Bill would require tracking of displaced immigrant children in New York state

Austin Fearnley

April 09, 2019

Originally published in Legislative Gazette on April 09, 2019.

Following contradictory news reports that President Donald Trump might reinstate a policy that separates children from their immigrant parents at the southern U.S. border, two dozen state lawmakers are pushing back with a bill to help keep track of displaced children in New York.

Legislative Gazette photo by Austin Fearnley Senator Brian Benjamin, at podium, is joined by Assemblyman Harvey Epstein in support of the SCAR Act.

Assemblyman Harvey Epstein and Sen. Brian Benjamin, the bill sponsors, were joined by nearly two dozen lawmakers and other advocates to demand passage of the Separation of Children Accountability Response, or SCAR, Act.

All of the legislators spoke about the need for more accountability for the children’s whereabouts and safety.

The bill (S.222-a/A.1436-a) is sponsored by Epstein and is co-sponsored by 44 other Assembly members. In the Senate, the bill is carried by Benjamin and is co-sponsored by 36 other senators.

The goal of the bill is to improve the reporting status of children who are separated from their parents and placed in the care of child-welfare organizations in New York state. These child protective agencies would be required under the law to provide the state Office of Children and Family Services with accurate reports on the number of children that were brought to New York, how many are still in the state, what languages they speak, and if have they been reunited with their parents.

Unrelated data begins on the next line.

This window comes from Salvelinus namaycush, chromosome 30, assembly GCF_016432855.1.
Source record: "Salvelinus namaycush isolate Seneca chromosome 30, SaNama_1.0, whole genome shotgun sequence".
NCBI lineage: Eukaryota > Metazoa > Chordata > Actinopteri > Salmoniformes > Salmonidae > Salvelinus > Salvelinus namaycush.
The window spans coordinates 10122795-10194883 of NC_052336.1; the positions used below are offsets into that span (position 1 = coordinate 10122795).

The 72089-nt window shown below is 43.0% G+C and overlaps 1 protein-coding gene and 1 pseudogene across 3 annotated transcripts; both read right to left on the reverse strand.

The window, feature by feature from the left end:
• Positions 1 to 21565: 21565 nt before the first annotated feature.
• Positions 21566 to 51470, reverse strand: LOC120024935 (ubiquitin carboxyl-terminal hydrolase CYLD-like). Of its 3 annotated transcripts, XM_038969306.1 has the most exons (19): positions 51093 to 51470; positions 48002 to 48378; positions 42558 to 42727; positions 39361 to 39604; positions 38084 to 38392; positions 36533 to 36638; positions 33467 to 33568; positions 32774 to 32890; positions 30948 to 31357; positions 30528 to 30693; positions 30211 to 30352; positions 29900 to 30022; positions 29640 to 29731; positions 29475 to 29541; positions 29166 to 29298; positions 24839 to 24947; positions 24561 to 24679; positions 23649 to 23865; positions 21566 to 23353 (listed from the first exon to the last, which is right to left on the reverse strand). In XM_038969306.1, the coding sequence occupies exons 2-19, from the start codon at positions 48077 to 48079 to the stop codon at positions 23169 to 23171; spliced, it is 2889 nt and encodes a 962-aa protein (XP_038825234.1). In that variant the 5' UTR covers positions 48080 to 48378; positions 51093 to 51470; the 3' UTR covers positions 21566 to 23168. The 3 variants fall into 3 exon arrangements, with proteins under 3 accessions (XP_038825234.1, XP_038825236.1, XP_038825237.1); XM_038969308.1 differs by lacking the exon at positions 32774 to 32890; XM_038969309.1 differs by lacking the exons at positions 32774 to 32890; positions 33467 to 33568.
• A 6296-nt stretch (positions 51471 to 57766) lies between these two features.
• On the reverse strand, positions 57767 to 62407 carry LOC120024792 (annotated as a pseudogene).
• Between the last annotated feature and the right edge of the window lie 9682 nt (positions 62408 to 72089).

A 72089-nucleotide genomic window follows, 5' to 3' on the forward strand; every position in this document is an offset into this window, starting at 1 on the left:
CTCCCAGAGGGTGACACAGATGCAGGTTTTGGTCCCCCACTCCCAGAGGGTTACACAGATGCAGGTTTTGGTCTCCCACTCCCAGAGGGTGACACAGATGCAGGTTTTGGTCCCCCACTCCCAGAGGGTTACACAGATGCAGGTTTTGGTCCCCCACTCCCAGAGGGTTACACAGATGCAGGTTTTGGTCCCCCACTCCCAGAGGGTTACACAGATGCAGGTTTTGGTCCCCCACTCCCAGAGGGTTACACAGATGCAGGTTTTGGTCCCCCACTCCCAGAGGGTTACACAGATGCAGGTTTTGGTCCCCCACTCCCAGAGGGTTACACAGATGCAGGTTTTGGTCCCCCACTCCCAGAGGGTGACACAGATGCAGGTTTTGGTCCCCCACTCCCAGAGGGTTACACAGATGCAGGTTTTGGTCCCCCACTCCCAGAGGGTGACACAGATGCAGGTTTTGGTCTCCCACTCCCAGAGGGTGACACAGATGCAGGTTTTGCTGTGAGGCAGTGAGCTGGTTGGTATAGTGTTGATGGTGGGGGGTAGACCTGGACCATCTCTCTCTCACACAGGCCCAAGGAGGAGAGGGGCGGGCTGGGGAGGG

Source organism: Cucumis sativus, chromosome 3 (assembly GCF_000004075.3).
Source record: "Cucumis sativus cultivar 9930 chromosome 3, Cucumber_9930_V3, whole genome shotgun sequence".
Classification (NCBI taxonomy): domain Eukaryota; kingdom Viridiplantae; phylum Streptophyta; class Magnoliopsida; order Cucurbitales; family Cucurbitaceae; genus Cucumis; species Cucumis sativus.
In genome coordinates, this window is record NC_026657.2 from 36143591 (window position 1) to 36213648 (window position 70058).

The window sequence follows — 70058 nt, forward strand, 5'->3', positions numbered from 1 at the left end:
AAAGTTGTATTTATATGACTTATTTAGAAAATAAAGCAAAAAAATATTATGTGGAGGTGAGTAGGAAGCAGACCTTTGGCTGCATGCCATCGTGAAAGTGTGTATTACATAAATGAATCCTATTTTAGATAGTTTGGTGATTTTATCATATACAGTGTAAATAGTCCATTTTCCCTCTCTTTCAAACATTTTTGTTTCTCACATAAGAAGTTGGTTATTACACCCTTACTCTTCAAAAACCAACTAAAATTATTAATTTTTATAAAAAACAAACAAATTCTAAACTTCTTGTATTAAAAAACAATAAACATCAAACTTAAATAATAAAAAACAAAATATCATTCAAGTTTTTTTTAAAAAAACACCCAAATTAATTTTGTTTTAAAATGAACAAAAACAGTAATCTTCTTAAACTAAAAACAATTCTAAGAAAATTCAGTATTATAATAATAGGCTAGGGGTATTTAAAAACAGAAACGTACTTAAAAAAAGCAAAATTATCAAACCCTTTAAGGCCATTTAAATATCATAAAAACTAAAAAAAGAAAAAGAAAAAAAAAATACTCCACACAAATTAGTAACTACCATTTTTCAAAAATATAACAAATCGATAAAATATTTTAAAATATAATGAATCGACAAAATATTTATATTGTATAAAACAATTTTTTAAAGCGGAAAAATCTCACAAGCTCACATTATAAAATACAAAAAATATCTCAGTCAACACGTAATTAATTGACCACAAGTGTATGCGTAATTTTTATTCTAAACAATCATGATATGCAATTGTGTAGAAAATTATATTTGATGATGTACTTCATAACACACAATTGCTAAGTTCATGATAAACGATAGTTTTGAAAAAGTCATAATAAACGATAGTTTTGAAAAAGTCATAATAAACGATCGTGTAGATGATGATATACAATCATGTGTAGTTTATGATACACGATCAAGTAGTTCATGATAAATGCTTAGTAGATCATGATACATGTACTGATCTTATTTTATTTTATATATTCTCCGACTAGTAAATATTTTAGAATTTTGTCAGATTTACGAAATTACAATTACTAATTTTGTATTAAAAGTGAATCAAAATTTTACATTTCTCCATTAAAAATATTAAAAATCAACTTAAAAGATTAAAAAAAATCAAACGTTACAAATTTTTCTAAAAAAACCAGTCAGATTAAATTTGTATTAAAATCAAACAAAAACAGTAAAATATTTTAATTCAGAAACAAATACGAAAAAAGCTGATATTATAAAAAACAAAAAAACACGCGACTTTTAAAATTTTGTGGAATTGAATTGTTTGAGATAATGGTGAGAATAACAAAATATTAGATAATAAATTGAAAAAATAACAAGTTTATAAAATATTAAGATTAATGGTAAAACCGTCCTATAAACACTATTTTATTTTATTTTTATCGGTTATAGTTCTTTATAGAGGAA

The President’s Zero Tolerance policy for illegal immigration has resulted in a large but indeterminate number of alien children being
separated from their parents by the federal office of Immigration and Customs Enforcement, the bill states. Many of these children are in the custody of nonprofit children’s protective and orphanage placement agencies in New York state.

Despite a federal court order to return the alien children to their parents, there is no public or transparent record of the number of such children separated from their parents, their status, or whether they have been returned. This bill forces such entities to report to the Office of Children and Family Services to report such information, and if they do not, to face criminal penalties and loss of license.

A majority of the people who spoke during the press conference outside the Senate chamber on Tuesday stated the controversial policy being considered by Trump is “unconscionable” and inhumane to these families.

Benjamin, Epstein and the other lawmakers say they want to make New York state a “beacon of hope” in dealing with the presidential administrations push for these separations.

“These are children who have been scarred by this administration. They need mental health services. They need regular health services and we can’t help them if we don’t know,” Epstein said. “All we are saying is arm us with information, arm our state with information. Work with our foster agency across our state who have federal contracts and let’s collaborate together to ensure they these children who come into our state are protected, are thought about, and are supported.”

The bill currently resides in the Children and Families Committees in both the Senate and Assembly.